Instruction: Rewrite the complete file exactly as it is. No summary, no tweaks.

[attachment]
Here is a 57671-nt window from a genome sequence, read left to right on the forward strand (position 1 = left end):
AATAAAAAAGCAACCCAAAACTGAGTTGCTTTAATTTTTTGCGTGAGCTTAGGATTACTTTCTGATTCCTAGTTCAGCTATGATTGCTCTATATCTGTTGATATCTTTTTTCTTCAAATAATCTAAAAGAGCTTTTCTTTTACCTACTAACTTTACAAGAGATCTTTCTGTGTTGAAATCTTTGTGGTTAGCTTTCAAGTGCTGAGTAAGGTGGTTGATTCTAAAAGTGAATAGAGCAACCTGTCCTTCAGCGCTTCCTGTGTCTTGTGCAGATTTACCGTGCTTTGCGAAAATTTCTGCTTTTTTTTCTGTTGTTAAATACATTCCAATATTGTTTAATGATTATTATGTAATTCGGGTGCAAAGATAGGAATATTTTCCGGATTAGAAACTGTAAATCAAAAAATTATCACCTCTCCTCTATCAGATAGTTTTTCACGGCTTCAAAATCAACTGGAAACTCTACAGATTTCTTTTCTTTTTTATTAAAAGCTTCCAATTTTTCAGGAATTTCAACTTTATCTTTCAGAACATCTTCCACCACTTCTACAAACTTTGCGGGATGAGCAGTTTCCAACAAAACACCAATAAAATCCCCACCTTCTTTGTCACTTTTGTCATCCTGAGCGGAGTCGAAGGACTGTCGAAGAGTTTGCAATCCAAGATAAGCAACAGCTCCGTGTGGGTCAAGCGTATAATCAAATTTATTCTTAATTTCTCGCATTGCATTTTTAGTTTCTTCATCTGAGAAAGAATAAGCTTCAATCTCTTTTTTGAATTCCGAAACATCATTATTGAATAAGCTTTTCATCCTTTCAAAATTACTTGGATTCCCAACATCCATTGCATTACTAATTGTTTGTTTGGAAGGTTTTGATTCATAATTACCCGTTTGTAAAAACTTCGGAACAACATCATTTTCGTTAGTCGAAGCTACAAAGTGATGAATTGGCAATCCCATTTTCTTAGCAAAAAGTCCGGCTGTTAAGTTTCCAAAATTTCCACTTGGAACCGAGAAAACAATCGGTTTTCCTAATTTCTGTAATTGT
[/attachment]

Here is a 57671-nt window from a genome sequence, read left to right on the forward strand (position 1 = left end):
AATAAAAAAGCAACCCAAAACTGAGTTGCTTTAATTTTTTGCGTGAGCTTAGGATTACTTTCTGATTCCTAGTTCAGCTATGATTGCTCTATATCTGTTGATATCTTTTTTCTTCAAATAATCTAAAAGAGCTTTTCTTTTACCTACTAACTTTACAAGAGATCTTTCTGTGTTGAAATCTTTGTGGTTAGCTTTCAAGTGCTGAGTAAGGTGGTTGATTCTAAAAGTGAATAGAGCAACCTGTCCTTCAGCGCTTCCTGTGTCTTGTGCAGATTTACCGTGCTTTGCGAAAATTTCTGCTTTTTTTTCTGTTGTTAAATACATTCCAATATTGTTTAATGATTATTATGTAATTCGGGTGCAAAGATAGGAATATTTTCCGGATTAGAAACTGTAAATCAAAAAATTATCACCTCTCCTCTATCAGATAGTTTTTCACGGCTTCAAAATCAACTGGAAACTCTACAGATTTCTTTTCTTTTTTATTAAAAGCTTCCAATTTTTCAGGAATTTCAACTTTATCTTTCAGAACATCTTCCACCACTTCTACAAACTTTGCGGGATGAGCAGTTTCCAACAAAACACCAATAAAATCCCCACCTTCTTTGTCACTTTTGTCATCCTGAGCGGAGTCGAAGGACTGTCGAAGAGTTTGCAATCCAAGATAAGCAACAGCTCCGTGTGGGTCAAGCGTATAATCAAATTTATTCTTAATTTCTCGCATTGCATTTTTAGTTTCTTCATCTGAGAAAGAATAAGCTTCAATCTCTTTTTTGAATTCCGAAACATCATTATTGAATAAGCTTTTCATCCTTTCAAAATTACTTGGATTCCCAACATCCATTGCATTACTAATTGTTTGTTTGGAAGGTTTTGATTCATAATTACCCGTTTGTAAAAACTTCGGAACAACATCATTTTCGTTAGTCGAAGCTACAAAGTGATGAATTGGCAATCCCATTTTCTTAGCAAAAAGTCCGGCTGTTAAGTTTCCAAAATTTCCACTTGGAACCGAGAAAACAATCGGTTTTCCTAATTTCTGTAATTGT